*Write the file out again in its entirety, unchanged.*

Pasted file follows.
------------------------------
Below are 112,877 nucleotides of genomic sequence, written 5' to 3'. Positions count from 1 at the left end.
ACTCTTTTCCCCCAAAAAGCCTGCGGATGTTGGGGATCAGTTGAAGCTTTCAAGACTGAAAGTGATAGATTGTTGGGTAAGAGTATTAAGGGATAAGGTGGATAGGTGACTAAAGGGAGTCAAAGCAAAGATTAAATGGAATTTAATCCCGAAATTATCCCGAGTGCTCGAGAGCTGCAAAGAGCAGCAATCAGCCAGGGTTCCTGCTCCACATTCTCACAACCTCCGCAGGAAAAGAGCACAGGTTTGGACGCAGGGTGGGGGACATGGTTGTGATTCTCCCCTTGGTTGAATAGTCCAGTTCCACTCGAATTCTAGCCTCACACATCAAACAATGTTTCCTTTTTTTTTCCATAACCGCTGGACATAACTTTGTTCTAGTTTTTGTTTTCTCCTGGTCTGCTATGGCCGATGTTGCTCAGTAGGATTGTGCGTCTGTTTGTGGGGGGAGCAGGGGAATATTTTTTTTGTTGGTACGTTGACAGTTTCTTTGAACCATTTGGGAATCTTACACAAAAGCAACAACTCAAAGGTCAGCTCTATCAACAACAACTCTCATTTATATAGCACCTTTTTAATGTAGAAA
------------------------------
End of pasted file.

Below are 112,877 nucleotides of genomic sequence, written 5' to 3'. Positions count from 1 at the left end.
ACTCTTTTCCCCCAAAAAGCCTGCGGATGTTGGGGATCAGTTGAAGCTTTCAAGACTGAAAGTGATAGATTGTTGGGTAAGAGTATTAAGGGATAAGGTGGATAGGTGACTAAAGGGAGTCAAAGCAAAGATTAAATGGAATTTAATCCCGAAATTATCCCGAGTGCTCGAGAGCTGCAAAGAGCAGCAATCAGCCAGGGTTCCTGCTCCACATTCTCACAACCTCCGCAGGAAAAGAGCACAGGTTTGGACGCAGGGTGGGGGACATGGTTGTGATTCTCCCCTTGGTTGAATAGTCCAGTTCCACTCGAATTCTAGCCTCACACATCAAACAATGTTTCCTTTTTTTTTCCATAACCGCTGGACATAACTTTGTTCTAGTTTTTGTTTTCTCCTGGTCTGCTATGGCCGATGTTGCTCAGTAGGATTGTGCGTCTGTTTGTGGGGGGAGCAGGGGAATATTTTTTTTGTTGGTACGTTGACAGTTTCTTTGAACCATTTGGGAATCTTACACAAAAGCAACAACTCAAAGGTCAGCTCTATCAACAACAACTCTCATTTATATAGCACCTTTTTAATGTAGAAA